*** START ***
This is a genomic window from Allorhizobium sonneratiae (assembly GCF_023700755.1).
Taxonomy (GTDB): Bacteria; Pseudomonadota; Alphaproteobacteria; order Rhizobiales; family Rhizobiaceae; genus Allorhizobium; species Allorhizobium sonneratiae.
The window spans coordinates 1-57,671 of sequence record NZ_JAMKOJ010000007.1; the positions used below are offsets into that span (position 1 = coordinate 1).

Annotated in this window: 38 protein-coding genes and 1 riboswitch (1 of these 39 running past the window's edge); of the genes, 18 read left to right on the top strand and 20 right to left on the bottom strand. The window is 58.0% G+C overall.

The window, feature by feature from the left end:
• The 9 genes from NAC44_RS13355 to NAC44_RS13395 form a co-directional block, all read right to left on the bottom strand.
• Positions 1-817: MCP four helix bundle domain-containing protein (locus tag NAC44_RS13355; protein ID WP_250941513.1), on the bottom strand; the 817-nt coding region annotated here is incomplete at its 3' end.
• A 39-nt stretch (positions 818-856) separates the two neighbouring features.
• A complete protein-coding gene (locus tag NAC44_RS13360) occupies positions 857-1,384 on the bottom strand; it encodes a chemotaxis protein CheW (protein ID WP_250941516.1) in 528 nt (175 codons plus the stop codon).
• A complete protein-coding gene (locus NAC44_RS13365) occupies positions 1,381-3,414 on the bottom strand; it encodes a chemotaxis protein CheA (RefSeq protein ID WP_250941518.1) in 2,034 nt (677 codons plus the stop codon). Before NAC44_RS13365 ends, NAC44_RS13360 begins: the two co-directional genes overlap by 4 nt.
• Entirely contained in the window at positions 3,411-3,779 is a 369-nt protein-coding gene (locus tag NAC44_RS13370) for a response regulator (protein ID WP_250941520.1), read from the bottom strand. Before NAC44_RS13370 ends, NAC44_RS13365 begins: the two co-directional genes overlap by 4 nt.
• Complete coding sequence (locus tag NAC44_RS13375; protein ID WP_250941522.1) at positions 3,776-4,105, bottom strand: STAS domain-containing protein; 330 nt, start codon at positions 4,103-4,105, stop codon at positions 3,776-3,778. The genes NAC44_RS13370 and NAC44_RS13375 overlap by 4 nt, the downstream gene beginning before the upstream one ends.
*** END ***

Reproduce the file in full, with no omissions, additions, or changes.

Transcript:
This is a genomic window from Allorhizobium sonneratiae (assembly GCF_023700755.1).
Taxonomy (GTDB): Bacteria; Pseudomonadota; Alphaproteobacteria; order Rhizobiales; family Rhizobiaceae; genus Allorhizobium; species Allorhizobium sonneratiae.
The window spans coordinates 1-57,671 of sequence record NZ_JAMKOJ010000007.1; the positions used below are offsets into that span (position 1 = coordinate 1).

Annotated in this window: 38 protein-coding genes and 1 riboswitch (1 of these 39 running past the window's edge); of the genes, 18 read left to right on the top strand and 20 right to left on the bottom strand. The window is 58.0% G+C overall.

The window, feature by feature from the left end:
• The 9 genes from NAC44_RS13355 to NAC44_RS13395 form a co-directional block, all read right to left on the bottom strand.
• Positions 1-817: MCP four helix bundle domain-containing protein (locus tag NAC44_RS13355; protein ID WP_250941513.1), on the bottom strand; the 817-nt coding region annotated here is incomplete at its 3' end.
• A 39-nt stretch (positions 818-856) separates the two neighbouring features.
• A complete protein-coding gene (locus tag NAC44_RS13360) occupies positions 857-1,384 on the bottom strand; it encodes a chemotaxis protein CheW (protein ID WP_250941516.1) in 528 nt (175 codons plus the stop codon).
• A complete protein-coding gene (locus NAC44_RS13365) occupies positions 1,381-3,414 on the bottom strand; it encodes a chemotaxis protein CheA (RefSeq protein ID WP_250941518.1) in 2,034 nt (677 codons plus the stop codon). Before NAC44_RS13365 ends, NAC44_RS13360 begins: the two co-directional genes overlap by 4 nt.
• Entirely contained in the window at positions 3,411-3,779 is a 369-nt protein-coding gene (locus tag NAC44_RS13370) for a response regulator (protein ID WP_250941520.1), read from the bottom strand. Before NAC44_RS13370 ends, NAC44_RS13365 begins: the two co-directional genes overlap by 4 nt.
• Complete coding sequence (locus tag NAC44_RS13375; protein ID WP_250941522.1) at positions 3,776-4,105, bottom strand: STAS domain-containing protein; 330 nt, start codon at positions 4,103-4,105, stop codon at positions 3,776-3,778. The genes NAC44_RS13370 and NAC44_RS13375 overlap by 4 nt, the downstream gene beginning before the upstream one ends.